Reviewer: Jay Nuttall
Why should stand-up comedy only be for adults? Stand-up comedy for children is not a new phenomenon. Standard at the Edinburgh Festival it is an art form that is still quite rare outside the Scottish capital in August. The Lowry have been programming Comedy Club 4 Kids since 2005 and it is a fantastic thing for children and their adults to be able share an hour of laughter together.
Of course, the topics and language you would find in any ‘adult’ comedy club is cut from the material of the comics but there is a whole new level of risqué for an audience of 6+. We all know many children’s favourite words are bum, poo and farts and this is very much the tone for the hour of comedy. Indeed, for a professional comedian an audience of unabashed and uninhibited children may very well be a far worse prospect than a midnight show in front of a drunken comedy club. The comedians must not only adapt and pitch their material appropriately but also know it inside out so that the inevitable distractions from the unusual audience doesn’t throw them entirely.
Compère of the show is the very sparkly Kiri Pritchard Mclean. Nominated by comedy website Chortle as compère of the year in 2016 and 2017 she won the title in 2018 – so there can be no accusations that this comedy bill for children is booking second rate comedians. Adorned in a glittery leotard and gold shoes she immediately takes charge of the room and becomes the slightly crazy woman with the microphone – a perfect combination. Doing the usual birthday rounds she finds gold in asking the children to suggest superhero names and powers she could adopt as a stage persona. ‘Sparkle Pants’ she may have been christened but she was very unlikely to “blend into the background” as one child sought, especially after attempting an ill-advised impromptu gymnastic splits!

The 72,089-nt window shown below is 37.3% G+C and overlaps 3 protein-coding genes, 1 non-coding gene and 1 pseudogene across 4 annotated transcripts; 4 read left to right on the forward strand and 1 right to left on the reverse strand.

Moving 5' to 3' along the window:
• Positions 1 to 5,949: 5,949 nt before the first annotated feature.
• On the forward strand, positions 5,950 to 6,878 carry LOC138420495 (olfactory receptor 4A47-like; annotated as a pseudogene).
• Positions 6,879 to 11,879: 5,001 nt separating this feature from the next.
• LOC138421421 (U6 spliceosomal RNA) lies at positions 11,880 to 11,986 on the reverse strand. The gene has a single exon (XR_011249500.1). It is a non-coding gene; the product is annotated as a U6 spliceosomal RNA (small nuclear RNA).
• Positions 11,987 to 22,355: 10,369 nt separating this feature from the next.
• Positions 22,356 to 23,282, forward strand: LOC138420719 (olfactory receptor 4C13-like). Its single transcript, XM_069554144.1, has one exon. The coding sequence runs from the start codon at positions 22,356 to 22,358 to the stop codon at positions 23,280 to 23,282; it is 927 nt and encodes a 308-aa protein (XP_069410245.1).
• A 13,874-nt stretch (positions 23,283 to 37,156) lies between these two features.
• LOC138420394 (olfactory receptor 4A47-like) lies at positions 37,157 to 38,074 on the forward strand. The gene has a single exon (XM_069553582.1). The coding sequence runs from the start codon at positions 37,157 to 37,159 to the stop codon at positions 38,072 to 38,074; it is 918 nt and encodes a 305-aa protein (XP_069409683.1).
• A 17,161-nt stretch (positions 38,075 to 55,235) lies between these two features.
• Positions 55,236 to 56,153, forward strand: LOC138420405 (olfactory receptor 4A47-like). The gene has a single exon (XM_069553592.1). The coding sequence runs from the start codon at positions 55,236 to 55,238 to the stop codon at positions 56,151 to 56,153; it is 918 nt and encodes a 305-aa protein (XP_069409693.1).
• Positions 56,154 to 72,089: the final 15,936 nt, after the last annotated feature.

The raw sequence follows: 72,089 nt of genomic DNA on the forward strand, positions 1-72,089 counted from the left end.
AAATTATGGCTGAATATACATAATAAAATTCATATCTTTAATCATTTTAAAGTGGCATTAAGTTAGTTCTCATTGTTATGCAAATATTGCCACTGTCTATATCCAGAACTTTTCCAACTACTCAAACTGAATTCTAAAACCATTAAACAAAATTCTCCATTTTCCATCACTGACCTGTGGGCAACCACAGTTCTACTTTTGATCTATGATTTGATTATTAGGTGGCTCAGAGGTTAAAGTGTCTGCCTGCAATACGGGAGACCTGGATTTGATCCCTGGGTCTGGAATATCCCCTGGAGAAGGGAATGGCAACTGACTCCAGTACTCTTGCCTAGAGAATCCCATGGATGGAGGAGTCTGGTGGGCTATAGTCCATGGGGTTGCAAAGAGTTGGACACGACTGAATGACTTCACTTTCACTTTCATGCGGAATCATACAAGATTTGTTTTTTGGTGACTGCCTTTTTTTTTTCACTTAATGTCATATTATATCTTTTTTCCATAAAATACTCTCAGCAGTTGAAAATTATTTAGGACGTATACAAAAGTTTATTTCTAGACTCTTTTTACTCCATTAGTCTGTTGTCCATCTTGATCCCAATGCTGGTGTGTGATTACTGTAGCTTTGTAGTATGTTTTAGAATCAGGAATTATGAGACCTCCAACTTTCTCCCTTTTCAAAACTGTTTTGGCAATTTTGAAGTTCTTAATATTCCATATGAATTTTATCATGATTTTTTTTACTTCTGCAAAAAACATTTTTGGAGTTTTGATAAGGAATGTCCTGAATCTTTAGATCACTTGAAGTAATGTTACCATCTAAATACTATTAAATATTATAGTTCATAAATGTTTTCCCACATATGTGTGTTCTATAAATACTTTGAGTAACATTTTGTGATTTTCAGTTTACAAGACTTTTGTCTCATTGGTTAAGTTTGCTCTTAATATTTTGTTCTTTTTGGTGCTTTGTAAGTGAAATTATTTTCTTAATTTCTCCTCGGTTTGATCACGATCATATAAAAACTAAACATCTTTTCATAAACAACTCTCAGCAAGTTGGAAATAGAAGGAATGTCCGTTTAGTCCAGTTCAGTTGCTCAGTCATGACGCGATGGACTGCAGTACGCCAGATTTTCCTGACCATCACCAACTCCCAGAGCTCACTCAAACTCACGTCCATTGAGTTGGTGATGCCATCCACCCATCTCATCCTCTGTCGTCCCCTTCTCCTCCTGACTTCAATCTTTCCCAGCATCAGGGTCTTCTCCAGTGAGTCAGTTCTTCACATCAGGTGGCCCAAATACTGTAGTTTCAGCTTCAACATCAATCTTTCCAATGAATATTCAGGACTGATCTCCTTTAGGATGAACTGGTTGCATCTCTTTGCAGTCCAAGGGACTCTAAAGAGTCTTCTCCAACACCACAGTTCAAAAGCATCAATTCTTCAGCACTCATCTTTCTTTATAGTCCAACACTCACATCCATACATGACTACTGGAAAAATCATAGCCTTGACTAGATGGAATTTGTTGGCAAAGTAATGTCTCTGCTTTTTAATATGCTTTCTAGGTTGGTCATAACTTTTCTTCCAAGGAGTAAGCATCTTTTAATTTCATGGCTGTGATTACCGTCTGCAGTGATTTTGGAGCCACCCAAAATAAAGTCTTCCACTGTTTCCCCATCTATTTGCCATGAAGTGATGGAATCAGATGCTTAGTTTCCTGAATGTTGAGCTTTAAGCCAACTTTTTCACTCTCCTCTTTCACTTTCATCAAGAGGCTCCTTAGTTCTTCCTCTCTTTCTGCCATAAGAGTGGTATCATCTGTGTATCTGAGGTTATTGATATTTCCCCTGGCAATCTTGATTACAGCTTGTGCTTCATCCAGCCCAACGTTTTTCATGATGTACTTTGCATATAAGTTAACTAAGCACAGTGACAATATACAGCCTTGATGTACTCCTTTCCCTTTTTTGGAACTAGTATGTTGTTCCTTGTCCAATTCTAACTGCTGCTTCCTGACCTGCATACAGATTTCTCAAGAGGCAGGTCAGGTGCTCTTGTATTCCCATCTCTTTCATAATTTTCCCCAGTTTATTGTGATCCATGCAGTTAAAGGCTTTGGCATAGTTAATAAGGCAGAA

First comedian Paul Duncan McGarrity announces himself as an archaeologist and quickly asks the children what that actually means. Interested in all things historical he has some good material about the etymology of first names, especially his own. And later in his set revealing unusual jobs from the past is reminiscent of Horrible Histories. Second comedian Nick Doody has a great opening few minutes fooling that his microphone is stuck on several foreign language settings. As he makes his way through French, German, Dutch, Greek and Japanese he boldly declares that he is starting to look like he is showing off! Doody’s material is perhaps pitched to the older children in the audience as he regales stories of his, perhaps, fictional yet terrifying Grandma and her scary bedtime nursery rhymes. But his set quickly gets back to the tried and tested children’s favourite of anything disgusting.
At times the comics gave too much free reign and lost control of the young audience who have no problem with heckling as much as they can. And with a running time of around 50 minutes there was a feeling of being a little short-changed. Do not go if you feel a headache coming on but do go if you have children over the age of six who have never seen stand-up comedy.
Reviewed on Sunday 8thApril 2018. | Image: Contributed